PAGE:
Murakami, Haruki             The Windup Bird Chronicle                     Japan

Murasaki, Shikibu            The Tale of Genji                                      Japan

Nabokov, Vladimir           Invitation to a Beheading                         Russia

Naipaul V. S.                  A Bend in the river                                    Trinidad

Nesbo, Jo                         The Redbreast                                            Norway

Pamuk, Orhan                 My name is red                                           Turkey

Puig, Manual                  Kiss of the Spider Woman                          Argentina

Orczy, Baroness             The Scarlet Pimpernel                               France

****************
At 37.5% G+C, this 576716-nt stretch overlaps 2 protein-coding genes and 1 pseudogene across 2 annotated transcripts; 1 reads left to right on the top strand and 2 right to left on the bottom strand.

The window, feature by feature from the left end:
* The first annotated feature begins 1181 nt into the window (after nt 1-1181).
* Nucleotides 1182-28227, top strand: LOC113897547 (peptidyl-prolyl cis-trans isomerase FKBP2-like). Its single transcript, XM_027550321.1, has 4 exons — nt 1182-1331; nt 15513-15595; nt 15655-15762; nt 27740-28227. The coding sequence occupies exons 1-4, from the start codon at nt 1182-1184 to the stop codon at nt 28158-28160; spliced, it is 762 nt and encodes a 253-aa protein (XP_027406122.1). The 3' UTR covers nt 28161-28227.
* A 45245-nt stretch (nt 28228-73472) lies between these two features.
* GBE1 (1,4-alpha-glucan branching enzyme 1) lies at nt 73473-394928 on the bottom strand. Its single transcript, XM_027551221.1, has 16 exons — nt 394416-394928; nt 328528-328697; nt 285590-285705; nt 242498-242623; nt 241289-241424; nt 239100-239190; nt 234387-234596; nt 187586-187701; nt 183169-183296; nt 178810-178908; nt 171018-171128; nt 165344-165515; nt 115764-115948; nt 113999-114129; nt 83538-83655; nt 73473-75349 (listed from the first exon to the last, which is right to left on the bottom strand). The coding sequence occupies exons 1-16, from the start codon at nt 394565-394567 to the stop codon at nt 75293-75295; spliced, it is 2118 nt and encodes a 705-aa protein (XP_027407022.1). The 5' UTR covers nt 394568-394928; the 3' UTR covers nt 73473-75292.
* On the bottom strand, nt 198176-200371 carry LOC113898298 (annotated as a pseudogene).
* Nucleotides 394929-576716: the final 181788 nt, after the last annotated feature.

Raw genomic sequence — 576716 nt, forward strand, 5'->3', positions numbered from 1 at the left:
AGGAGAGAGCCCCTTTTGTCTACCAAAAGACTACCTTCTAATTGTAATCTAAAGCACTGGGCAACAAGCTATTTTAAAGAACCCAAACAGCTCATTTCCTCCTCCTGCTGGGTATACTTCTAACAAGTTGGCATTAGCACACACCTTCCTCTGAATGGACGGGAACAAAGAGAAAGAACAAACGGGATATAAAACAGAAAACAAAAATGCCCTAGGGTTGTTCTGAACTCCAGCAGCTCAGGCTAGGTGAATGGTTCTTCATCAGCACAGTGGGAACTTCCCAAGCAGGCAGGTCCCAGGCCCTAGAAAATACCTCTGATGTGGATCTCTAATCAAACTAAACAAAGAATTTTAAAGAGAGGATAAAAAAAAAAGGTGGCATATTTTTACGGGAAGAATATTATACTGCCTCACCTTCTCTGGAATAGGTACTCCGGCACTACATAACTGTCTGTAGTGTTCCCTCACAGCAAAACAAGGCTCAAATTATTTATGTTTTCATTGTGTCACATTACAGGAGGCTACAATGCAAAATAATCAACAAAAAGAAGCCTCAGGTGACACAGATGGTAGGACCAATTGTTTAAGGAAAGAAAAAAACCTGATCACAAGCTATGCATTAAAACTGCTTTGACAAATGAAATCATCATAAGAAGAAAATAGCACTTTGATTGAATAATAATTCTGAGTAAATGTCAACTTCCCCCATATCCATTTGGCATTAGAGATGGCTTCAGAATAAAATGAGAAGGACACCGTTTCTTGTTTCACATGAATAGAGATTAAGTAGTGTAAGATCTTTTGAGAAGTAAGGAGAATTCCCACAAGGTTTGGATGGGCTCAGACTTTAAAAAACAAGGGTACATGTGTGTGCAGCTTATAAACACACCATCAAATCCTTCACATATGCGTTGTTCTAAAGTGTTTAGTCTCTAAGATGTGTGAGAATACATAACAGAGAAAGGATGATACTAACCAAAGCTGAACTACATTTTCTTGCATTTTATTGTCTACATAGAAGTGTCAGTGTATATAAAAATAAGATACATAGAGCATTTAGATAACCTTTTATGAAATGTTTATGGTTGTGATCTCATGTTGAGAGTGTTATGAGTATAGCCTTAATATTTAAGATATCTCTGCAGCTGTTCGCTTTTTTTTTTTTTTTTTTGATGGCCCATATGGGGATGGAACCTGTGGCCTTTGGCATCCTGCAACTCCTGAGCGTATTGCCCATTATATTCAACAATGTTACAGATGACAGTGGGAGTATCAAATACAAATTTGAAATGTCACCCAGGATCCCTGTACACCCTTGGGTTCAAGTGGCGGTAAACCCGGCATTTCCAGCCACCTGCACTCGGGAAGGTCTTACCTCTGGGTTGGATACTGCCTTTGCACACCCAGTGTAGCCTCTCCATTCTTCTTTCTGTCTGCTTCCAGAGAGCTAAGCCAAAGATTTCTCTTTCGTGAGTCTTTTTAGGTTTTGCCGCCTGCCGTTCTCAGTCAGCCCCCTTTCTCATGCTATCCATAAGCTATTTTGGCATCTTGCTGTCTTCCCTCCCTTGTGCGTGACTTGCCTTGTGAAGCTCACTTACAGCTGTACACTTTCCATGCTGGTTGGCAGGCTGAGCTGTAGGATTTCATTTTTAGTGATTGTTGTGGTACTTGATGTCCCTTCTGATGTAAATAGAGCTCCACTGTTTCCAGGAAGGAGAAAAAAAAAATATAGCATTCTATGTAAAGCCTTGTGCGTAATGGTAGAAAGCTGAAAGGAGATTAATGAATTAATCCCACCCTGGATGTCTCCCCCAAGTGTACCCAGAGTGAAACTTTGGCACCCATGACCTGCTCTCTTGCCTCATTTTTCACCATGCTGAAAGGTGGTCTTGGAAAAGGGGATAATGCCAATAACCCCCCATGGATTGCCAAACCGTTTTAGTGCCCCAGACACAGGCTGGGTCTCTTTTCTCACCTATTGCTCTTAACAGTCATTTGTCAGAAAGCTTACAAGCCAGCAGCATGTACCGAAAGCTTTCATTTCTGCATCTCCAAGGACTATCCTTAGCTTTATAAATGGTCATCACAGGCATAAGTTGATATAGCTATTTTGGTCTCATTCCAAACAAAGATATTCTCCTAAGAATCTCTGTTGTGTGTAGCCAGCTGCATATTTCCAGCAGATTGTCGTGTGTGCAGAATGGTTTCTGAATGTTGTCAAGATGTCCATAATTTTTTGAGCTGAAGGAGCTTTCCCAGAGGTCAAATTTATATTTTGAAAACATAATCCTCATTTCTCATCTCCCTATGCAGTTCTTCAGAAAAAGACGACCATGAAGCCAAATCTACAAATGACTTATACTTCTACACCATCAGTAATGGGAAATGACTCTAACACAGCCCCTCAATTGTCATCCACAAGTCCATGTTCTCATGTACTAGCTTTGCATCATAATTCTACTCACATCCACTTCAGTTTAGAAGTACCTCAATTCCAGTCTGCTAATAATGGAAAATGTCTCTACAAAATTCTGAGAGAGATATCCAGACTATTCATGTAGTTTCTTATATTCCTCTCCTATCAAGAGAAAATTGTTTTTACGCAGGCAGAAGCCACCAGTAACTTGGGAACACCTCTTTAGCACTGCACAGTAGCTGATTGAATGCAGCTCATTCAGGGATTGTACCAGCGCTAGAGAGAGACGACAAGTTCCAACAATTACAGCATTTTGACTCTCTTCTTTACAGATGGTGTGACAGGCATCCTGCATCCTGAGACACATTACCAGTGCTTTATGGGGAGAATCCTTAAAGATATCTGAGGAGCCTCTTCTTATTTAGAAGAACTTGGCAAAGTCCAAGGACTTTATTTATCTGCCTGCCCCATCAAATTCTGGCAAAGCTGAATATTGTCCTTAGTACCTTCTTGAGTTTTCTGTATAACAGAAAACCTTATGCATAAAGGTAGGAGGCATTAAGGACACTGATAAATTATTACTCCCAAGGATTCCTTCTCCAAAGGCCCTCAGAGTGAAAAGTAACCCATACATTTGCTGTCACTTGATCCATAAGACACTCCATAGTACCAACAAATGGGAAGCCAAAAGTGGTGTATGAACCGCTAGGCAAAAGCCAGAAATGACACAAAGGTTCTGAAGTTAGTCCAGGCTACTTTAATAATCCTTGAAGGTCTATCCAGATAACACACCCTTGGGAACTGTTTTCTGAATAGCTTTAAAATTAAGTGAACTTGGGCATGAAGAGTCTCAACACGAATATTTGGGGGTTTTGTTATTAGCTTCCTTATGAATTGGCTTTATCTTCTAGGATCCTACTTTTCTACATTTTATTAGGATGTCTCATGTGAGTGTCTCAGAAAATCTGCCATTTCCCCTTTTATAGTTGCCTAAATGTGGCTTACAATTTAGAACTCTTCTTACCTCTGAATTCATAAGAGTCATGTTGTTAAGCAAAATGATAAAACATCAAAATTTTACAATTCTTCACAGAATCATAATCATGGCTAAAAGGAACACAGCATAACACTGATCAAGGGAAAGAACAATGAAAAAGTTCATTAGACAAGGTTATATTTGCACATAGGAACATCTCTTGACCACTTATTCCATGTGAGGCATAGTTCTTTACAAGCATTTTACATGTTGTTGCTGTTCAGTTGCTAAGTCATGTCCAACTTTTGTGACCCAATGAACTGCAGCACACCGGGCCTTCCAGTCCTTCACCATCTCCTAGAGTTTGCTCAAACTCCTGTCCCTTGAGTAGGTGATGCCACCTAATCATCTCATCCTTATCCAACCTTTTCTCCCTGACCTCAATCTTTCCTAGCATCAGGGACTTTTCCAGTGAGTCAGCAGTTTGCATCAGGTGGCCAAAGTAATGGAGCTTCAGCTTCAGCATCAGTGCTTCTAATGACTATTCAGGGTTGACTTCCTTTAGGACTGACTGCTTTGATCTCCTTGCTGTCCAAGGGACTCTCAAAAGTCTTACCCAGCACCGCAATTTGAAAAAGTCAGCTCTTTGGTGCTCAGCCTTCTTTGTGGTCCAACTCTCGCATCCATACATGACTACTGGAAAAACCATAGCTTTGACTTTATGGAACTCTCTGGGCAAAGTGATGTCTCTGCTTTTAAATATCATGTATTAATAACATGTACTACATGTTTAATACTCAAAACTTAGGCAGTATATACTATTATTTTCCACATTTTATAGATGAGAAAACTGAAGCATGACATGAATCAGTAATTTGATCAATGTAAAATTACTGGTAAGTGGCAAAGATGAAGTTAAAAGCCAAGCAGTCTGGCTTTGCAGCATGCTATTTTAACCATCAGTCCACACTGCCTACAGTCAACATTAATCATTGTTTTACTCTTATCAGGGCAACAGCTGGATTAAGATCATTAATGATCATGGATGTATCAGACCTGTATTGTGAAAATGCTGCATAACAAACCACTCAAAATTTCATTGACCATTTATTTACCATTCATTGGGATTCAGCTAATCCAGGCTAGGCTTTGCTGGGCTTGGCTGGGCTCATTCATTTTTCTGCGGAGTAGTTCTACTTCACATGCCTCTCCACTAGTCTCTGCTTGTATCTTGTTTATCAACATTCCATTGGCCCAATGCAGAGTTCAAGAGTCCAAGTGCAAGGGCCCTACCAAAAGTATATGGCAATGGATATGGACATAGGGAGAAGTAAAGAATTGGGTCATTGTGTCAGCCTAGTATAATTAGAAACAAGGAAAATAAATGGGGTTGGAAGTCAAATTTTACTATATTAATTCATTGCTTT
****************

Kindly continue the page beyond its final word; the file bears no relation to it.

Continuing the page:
Pasternak, Boris             Doctor Zhivago                                        Russia

Perez-Reverte, Arturo      Captain Alatriste                                         Spanish

Proust, Marcel                Swann's way                                            France

Remarque, Erich Maria    All quiet on the western front                     Germany

Rolvaag, Ole                   Giants in the Earth                                    Norway

Sholokov, Mikhail           And quiet flows the Don                           Russia

Sienkiewicz, Henry K.      Quo Vadis                                               Poland

Solzhenitsyn, Aleksandr  One day in the life of Ivan Denisovitch      Russia

Stendahl                         The Red and the Black                              France

Tolstoy, Leo                   War and Peace                                         Russia